J. Brent Walker

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J. Brent Walker is the Executive Director of the Baptist Joint Committee for Religious Liberty. He is a member of the Bar of the Supreme Court of the United States and an ordained Baptist minister.

Walker holds a Master of Divinity degree from Southern Baptist Theological Seminary in Louisville, Kentucky, a law degree from the Stetson University College of Law, and undergraduate and graduate degrees from the University of Florida. Walker received an honorary Doctor of Divinity degree from the John Leland Center for Theological Studies in 2013.[1] He was a Baptist minister in Falmouth, Kentucky, and taught law at Georgetown University Law Center. Since 2003, he has served as an adjunct professor at the Baptist Theological Seminary in Richmond, Virginia.

Career[edit]

After earning his law degree, Walker eventually became a partner in the law firm of Carlton Fields in Tampa, Fla. Walker left the firm in 1986 to enter Southern Baptist Theological Seminary in Louisville where he earned a Master of Divinity degree and was named the most outstanding graduate. He pastored the Richland Baptist Church in Falmouth, Kentucky, before coming to the Baptist Joint Committee for Religious Liberty (BJC).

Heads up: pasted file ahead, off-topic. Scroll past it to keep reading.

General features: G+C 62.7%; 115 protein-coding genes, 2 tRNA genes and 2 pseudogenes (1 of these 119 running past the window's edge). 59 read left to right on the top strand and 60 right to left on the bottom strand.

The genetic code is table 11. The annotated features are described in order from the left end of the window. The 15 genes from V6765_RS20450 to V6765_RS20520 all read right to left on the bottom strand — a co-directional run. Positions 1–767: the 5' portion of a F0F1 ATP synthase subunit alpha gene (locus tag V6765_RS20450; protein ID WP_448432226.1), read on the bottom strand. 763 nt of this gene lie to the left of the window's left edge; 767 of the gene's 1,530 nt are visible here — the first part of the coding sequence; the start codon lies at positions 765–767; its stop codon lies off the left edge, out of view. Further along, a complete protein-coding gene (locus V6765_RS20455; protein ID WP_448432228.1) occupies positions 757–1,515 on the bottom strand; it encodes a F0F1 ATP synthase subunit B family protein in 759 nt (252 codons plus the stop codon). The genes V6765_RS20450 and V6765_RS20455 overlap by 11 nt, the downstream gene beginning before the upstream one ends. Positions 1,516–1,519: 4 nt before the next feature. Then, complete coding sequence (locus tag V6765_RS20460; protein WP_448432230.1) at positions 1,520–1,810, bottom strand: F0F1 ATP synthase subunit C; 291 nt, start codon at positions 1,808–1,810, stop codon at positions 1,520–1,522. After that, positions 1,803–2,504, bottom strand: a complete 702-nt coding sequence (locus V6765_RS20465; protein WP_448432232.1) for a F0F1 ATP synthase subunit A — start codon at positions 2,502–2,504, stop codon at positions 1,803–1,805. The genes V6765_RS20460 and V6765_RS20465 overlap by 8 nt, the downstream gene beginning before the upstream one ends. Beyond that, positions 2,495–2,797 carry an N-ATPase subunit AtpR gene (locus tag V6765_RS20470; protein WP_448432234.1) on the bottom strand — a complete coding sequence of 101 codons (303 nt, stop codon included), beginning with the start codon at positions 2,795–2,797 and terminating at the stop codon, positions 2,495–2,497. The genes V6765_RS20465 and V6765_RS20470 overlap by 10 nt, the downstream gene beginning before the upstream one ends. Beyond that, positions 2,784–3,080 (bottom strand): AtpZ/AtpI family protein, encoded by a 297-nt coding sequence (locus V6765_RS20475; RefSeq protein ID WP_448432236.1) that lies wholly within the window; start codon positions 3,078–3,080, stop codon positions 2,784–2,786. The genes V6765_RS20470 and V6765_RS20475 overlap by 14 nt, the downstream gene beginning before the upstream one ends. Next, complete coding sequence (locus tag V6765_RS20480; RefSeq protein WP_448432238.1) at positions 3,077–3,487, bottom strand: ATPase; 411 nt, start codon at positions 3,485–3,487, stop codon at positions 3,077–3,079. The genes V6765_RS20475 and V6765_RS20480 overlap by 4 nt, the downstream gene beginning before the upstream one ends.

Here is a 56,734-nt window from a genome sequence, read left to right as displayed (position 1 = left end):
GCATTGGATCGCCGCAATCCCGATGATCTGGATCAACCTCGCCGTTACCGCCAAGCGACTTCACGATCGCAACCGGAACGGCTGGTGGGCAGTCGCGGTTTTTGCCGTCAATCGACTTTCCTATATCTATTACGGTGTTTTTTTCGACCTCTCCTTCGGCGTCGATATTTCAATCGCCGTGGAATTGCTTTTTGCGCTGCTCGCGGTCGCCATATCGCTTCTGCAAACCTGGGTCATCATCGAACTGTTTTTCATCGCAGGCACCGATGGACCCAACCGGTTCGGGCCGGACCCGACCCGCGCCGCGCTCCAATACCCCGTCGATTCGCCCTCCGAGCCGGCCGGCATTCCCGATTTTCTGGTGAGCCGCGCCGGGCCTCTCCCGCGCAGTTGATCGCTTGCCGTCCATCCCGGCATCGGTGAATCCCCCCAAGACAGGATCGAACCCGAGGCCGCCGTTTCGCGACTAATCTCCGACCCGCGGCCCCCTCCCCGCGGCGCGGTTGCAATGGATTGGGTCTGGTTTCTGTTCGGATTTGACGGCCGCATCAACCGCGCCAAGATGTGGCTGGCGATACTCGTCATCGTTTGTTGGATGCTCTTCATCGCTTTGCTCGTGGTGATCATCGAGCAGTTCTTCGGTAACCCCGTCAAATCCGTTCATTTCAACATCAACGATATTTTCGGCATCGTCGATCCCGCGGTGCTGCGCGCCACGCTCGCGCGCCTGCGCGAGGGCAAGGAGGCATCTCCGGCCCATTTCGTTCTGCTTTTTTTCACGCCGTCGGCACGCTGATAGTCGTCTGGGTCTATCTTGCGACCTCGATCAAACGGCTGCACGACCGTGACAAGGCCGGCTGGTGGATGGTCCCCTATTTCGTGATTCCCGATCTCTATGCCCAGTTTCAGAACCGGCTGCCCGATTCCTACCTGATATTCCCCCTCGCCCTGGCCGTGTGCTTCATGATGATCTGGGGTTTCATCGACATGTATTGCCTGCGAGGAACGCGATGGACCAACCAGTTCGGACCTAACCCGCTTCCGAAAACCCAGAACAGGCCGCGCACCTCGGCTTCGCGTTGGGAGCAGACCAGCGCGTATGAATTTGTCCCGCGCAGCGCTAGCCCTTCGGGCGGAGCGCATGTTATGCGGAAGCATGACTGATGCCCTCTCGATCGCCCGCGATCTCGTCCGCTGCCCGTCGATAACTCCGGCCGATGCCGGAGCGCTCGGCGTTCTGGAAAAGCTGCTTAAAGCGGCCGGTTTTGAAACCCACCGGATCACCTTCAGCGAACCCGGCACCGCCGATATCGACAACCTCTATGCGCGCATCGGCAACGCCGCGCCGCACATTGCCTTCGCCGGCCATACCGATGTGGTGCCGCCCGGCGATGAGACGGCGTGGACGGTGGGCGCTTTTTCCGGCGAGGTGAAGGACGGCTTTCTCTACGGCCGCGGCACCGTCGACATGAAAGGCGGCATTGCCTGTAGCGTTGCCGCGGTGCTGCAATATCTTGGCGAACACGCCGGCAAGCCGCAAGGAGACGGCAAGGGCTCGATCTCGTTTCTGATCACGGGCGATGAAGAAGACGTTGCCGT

Walker first served the BJC as its associate general counsel from 1989-1993, and then as general counsel from 1993-1999. In 1999, he was named executive director of the organization, whose mission is "to defend and extend God-given religious liberty for all, furthering the Baptist heritage that champions the principle that religion must be freely exercised, neither advanced nor inhibited by government."[2]

Walker routinely speaks in churches and denominational gatherings. He has been published widely and routinely provides commentary on church-state issues in the national media. He has been quoted by numerous national publications and has appeared on CNN's Talk Back Live, NBC's "Today" show, MSNBC's "Hardball with Chris Matthews," Fox Morning News, Fox News Channel's "The O'Reilly Factor," and National Public Radio's "Morning Edition" and "All Things Considered."

Bibliography[edit]

  • What a Touchy Subject! Religious Liberty and Church-State Separation. Nurturing Faith, 2014.
  • Church-State Matters: Fighting for Religious Liberty in Our Nation's Capital. Mercer University Press, 2008.
  • James Dunn: Champion for Religious Liberty. Smyth & Helwys, 1999.

References[edit]

External links[edit]